A one-on-one meeting is an essential way for senior managers to connect with their team members, build employee engagement, exchange feedback, and celebrate wins.

While every meeting should be tailored to the individual, starting with a meeting agenda template is a fantastic way to ensure managers stick to their agenda items and conduct productive meetings that encourage employee development and enhance team performance.

By combining the latest in one-on-one meeting protocols with research on how agenda templates can improve KPIs and build team culture, Airgram has developed 14 one-on-one templates that help to build trust.

These are:

  1. OKR Goal Setting One-on-One Meeting Template
  2. Compensation Review Meeting Agenda
  3. Weekly One-on-One Meeting
  4. First One-on-One Meeting with New Employee Template
  5. Career Development Meeting Agenda Template
  6. Peer One-on-One Meeting Template
  7. Monthly one-on-one Meeting Template
  8. Offboarding One-on-One Meeting
  9. End of Year One-on-One Meeting
  10. Bi-Weekly One-on-One Meeting
  11. Quarterly Performance Review
  12. Remote One-on-One Meeting
  13. One-on-One Coaching
  14. Skip Level Meeting Agenda

In this article, we look at the different one-on-one meeting templates and how senior managers and employees can leverage them for maximum results.

1. OKR Goal Setting One-on-One Meeting Template

Initially pioneered by John Doerr, objectives and key results (OKRs) is a goal-setting framework that assists in defining measurable goals and then tracking the results.

In an OKR goal-setting meeting, managers help their team members to set objectives that are aligned with the company goals and then define how they will meet those objectives.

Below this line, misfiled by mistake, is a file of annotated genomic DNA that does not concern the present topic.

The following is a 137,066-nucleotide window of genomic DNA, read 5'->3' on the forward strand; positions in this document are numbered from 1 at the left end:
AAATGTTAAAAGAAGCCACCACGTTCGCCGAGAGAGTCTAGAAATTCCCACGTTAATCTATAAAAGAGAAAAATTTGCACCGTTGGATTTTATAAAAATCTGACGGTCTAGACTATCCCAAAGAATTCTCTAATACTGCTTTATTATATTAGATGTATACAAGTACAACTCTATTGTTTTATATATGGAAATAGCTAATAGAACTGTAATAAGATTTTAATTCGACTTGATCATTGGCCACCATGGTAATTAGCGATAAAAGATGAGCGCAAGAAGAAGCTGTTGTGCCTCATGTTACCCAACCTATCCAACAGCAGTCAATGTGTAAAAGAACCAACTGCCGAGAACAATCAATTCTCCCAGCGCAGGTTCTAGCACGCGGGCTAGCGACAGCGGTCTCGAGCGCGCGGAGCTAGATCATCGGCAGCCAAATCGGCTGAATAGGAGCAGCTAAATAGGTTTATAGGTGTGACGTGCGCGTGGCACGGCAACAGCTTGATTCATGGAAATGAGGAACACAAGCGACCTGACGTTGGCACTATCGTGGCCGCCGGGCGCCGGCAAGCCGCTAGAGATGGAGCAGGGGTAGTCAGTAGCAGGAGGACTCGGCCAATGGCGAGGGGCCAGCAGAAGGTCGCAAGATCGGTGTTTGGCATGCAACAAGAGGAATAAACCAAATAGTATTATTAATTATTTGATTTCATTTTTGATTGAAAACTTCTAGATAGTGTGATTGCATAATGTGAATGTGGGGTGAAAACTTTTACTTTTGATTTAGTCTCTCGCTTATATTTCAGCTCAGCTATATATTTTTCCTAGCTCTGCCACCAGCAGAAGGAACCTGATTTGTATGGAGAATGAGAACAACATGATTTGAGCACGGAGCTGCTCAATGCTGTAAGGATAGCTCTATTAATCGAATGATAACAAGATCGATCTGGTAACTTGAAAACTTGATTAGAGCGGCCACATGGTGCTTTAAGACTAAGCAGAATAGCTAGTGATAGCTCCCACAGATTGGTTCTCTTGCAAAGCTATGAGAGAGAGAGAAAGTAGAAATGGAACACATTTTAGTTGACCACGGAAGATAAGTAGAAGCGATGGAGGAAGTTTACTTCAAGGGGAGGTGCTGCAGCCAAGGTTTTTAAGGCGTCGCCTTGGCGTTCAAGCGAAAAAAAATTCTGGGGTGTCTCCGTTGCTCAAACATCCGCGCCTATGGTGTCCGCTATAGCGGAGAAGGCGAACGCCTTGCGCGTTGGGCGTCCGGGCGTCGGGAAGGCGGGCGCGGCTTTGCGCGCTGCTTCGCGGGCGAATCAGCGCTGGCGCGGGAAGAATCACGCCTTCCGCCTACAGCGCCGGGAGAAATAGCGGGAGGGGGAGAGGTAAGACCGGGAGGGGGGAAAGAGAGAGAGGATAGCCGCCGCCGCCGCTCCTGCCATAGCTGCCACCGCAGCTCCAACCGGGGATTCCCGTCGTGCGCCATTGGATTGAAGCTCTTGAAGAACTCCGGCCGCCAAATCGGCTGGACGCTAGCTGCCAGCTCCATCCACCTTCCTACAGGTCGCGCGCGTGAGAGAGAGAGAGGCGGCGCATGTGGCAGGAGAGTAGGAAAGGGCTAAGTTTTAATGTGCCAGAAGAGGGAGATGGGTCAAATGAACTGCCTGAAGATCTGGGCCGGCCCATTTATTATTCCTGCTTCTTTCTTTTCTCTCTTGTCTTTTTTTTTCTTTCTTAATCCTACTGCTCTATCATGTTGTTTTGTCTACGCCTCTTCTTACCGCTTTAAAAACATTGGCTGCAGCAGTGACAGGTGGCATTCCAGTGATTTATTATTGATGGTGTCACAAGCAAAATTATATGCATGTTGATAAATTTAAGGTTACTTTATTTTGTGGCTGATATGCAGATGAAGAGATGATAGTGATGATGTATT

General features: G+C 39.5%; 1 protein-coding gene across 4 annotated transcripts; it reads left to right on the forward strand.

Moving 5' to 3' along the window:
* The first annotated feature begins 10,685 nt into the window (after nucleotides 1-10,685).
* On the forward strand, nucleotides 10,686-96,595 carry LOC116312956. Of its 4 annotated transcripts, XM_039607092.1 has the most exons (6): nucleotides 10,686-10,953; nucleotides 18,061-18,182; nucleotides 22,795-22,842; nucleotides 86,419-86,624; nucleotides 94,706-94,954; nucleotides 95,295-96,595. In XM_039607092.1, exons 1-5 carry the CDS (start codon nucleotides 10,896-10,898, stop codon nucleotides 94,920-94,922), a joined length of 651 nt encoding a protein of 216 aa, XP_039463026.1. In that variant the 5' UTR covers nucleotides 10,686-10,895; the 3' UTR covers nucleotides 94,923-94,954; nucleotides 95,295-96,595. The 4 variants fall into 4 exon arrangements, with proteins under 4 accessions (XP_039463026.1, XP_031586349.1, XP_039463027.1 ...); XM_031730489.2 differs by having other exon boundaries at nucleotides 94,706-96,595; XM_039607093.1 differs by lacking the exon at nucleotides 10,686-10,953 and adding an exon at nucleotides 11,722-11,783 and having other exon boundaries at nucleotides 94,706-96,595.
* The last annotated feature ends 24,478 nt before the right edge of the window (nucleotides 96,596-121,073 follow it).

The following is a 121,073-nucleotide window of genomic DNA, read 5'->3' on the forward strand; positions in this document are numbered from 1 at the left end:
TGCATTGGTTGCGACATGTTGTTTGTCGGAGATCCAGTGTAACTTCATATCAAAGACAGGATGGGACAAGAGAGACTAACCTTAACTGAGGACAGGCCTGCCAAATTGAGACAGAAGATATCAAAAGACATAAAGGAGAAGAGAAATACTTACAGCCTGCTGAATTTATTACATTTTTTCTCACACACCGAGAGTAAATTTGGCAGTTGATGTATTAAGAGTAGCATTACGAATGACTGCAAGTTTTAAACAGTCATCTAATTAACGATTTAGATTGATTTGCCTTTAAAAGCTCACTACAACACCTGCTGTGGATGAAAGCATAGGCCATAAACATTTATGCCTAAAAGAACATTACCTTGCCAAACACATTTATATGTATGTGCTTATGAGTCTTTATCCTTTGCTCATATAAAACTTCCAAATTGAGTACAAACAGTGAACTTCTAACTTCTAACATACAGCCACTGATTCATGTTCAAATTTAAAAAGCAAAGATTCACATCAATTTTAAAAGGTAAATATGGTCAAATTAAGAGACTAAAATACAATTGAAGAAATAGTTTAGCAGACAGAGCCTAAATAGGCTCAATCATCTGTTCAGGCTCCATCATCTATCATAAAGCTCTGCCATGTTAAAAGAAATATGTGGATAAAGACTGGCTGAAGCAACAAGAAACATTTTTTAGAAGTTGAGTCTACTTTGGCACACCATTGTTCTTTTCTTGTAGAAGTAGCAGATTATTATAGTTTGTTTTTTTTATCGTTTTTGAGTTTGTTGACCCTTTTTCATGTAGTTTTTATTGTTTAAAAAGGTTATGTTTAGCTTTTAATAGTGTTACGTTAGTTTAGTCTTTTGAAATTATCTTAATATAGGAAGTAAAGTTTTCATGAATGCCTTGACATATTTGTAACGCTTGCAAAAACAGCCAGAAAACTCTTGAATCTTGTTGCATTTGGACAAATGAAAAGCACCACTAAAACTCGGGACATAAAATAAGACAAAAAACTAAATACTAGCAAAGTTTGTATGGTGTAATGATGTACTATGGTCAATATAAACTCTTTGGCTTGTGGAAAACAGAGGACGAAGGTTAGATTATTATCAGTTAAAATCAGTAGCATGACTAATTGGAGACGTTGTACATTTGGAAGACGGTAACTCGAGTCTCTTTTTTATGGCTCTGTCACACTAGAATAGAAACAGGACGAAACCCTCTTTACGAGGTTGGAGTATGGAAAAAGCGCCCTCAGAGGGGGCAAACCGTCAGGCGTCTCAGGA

A great example of OKRs is provided to us via Google: 

Objective: Design products and services for circularity and reuse materials at their highest environmental and social value.

Key Results: 100% of Made by Google products launching in 2022 and every year after will include recycled materials, with a drive to maximize recycled content wherever possible.

For teams operating under this framework, OKR meetings should be held with each team member every quarter, usually for around 60 minutes. 

The following questions can be used as prompts in OKR meetings:

  • How did we go meeting last quarter’s goals?
  • Where did we succeed and why?
  • Where did we fall short and why?
  • How can we learn from this moving forward?
  • What are the goals for the upcoming quarter?
  • What resources are needed to meet these goals?
  • What are the potential barriers we may encounter?

Get started with OKR meetings by downloading our template.

2. Compensation Review Meeting Agenda

The purpose of a compensation review meeting is to discuss an employee’s current compensation and the possibility of a salary raise.

A fantastic way to start the conversation in these meetings is to recap the company’s compensation policy, including leveling, tiers, and overall company approach.